Planning For The Inheritance You Leave Behind
Planning for the inheritance you leave and for the inheritance tax you pay can be a tricky business, as well as one that is emotionally tiresome. Ultimately, it is something that must be approached logically and within the full letter of the law – which at least allows for some distance to be maintained. Otherwise the prospect of planning for ones own death can appear daunting.
Who Needs to Plan Ahead
We all need to plan ahead at some point unless we are happy with the law as it stands should you not provide a will (see related article: The Importance of Making a Will) and happy to pay any inheritance tax that is due from your Estate. In short this will usually be the case if: 1) You are happy to leave all of your Estate to your spouse or civil partner; 2) You are not liable for Inheritance Tax as your Estate is valued at less than the nil rate band for Inheritance Tax (£300’000 now rising incrementally to £350’000 by the 2010-11 tax year under changes in the law made in 2007) 3) You are prepared for the courts to decide who is in charge of your tax affairs after your death.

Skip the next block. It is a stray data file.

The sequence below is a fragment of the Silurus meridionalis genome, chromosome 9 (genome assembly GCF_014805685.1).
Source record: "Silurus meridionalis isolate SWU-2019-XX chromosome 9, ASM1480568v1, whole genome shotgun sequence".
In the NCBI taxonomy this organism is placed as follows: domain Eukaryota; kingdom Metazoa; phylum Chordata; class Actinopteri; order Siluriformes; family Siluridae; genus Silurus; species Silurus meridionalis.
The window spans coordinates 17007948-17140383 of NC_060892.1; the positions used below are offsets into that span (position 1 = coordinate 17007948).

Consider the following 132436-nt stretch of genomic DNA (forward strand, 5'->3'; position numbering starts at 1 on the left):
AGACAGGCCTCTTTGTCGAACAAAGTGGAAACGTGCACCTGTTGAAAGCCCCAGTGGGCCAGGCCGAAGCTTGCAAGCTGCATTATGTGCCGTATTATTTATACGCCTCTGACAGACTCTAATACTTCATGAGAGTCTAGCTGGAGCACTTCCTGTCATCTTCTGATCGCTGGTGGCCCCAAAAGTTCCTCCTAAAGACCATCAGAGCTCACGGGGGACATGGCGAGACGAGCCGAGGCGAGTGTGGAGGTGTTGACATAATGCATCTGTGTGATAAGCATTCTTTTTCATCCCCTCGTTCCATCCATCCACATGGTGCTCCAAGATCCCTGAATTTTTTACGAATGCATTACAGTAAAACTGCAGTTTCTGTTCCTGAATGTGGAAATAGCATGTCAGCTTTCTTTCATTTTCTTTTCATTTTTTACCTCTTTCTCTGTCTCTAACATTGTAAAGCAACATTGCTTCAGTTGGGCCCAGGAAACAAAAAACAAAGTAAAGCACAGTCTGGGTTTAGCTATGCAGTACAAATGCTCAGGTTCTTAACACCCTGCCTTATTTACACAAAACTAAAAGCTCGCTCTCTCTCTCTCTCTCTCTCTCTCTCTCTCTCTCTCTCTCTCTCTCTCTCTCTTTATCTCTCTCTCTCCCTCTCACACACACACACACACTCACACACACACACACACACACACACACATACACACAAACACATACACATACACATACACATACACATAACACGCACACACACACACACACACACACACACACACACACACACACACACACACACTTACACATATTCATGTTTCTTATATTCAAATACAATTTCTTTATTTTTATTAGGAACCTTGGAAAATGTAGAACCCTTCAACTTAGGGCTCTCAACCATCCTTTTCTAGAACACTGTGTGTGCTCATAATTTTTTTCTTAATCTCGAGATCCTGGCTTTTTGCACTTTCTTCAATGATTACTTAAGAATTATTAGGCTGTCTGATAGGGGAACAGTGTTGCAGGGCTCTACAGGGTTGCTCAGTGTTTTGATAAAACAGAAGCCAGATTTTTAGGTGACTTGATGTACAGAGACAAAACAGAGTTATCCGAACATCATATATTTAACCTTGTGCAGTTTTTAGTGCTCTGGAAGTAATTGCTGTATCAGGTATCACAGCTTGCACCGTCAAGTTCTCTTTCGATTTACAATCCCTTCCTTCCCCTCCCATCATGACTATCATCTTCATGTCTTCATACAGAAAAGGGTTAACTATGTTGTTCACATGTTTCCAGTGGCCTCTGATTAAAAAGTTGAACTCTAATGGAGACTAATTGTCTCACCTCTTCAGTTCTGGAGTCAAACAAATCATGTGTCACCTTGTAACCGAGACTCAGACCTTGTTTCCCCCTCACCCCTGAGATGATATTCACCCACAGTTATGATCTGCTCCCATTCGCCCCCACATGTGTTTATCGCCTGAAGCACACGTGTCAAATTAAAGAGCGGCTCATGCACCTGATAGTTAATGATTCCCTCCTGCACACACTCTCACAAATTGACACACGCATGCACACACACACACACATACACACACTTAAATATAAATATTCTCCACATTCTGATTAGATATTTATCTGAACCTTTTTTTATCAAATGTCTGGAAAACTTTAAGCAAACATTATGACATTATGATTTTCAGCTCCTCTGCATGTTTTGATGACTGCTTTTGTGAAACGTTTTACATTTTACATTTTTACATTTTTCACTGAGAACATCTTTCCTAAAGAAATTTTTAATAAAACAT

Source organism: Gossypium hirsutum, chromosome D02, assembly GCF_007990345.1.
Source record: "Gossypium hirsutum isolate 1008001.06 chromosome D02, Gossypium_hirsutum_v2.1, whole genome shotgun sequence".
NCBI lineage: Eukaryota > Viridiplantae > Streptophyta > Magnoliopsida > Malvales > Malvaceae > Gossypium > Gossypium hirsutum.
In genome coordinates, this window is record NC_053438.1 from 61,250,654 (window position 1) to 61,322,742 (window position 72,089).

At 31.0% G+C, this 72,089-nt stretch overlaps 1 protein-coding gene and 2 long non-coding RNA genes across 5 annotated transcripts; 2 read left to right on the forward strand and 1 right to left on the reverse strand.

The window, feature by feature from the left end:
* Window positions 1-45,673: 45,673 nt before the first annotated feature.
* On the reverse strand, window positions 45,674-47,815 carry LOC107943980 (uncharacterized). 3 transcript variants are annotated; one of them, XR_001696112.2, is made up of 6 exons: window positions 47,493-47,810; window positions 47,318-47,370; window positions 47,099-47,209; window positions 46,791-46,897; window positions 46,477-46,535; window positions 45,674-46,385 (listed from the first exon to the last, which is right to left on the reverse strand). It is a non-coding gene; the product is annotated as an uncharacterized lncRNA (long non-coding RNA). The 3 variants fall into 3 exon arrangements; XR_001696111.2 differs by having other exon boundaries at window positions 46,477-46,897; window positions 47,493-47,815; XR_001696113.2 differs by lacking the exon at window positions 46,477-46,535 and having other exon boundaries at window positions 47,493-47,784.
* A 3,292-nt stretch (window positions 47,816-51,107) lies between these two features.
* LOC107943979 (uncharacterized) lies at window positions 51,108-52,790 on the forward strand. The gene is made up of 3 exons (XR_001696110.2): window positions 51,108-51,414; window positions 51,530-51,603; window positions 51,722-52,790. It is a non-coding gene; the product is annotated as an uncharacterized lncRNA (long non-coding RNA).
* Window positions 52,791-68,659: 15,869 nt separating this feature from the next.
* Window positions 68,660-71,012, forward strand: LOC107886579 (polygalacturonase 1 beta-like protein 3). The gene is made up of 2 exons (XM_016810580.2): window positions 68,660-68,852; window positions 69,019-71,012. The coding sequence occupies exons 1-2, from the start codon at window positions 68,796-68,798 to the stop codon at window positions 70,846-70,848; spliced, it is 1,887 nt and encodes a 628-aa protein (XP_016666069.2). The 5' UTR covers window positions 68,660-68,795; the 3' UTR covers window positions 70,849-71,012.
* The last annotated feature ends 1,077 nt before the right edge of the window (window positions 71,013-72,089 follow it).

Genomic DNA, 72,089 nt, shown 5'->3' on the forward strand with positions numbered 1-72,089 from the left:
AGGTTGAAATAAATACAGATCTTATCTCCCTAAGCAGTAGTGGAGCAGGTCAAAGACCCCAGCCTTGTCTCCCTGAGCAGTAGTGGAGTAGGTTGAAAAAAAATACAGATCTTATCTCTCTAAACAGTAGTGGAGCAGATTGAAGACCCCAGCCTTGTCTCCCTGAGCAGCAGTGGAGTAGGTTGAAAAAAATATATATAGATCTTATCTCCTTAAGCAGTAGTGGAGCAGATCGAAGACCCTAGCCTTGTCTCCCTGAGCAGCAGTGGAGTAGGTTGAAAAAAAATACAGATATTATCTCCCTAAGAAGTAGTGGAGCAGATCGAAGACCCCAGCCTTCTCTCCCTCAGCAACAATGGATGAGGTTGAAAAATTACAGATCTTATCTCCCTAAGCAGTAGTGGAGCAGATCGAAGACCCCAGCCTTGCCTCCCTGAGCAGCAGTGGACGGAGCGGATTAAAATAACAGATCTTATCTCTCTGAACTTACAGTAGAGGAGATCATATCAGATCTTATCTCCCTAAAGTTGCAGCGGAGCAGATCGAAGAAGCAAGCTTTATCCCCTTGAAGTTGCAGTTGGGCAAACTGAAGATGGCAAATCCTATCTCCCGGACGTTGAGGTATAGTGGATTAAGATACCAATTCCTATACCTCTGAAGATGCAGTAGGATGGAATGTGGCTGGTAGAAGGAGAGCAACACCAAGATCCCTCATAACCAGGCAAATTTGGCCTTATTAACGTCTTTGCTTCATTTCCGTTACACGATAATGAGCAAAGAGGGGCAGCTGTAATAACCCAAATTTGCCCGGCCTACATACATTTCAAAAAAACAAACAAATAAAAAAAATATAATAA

If you do not fit into the above category a plan is needed and it will be worthwhile drawing up a list of those who you may wish to benefit from your Estate. You may wish to discuss with your Spouse or Civil Partner whether you wish to leave money to persons upon your death should you die first, or whether you would wish for the whole of your Estate to pass to them first, before passing on to agreed persons after their eventual death. In this way you may take advantage of benefits in the tax system for married people and Civil Partners (see related articles). You may also wish to consider donating to charities, national galleries or political parties that have meant a lot to you in your life, thus exempting that donation from taxation.
Once you have drawn this list you can make your will, and from there decide how best you may wish to take advantage of Inheritance Tax law. Only when you know where you want your money to go can you then make gifts within your Inheritance Tax allowance and according to the Seven Year Rule. Knowing how much you have and how much you wish to give to whom will allow you to plan, for example, to use your £3’000 per year exemption in single cash gifts successively over s number of years, and so on.
Obviously, things will change over time, so once you have a plan be prepared to be flexible as house prices rise (and perhaps fall, as can happen) and tax bands change. On the same note, be careful not to act over impulsively – removing persons from your will, for example, could be costly, as could adding persons that you have not known for very long or are not related to you.
Whatever you choose start from the position you are in, keep things simple and do not rush, even if you feel time is limited. It is well worth considering your options so that you get to leave things as you would like to see them. One benefit of a well planned will and Inheritance Tax scheme if that you will feel more in control.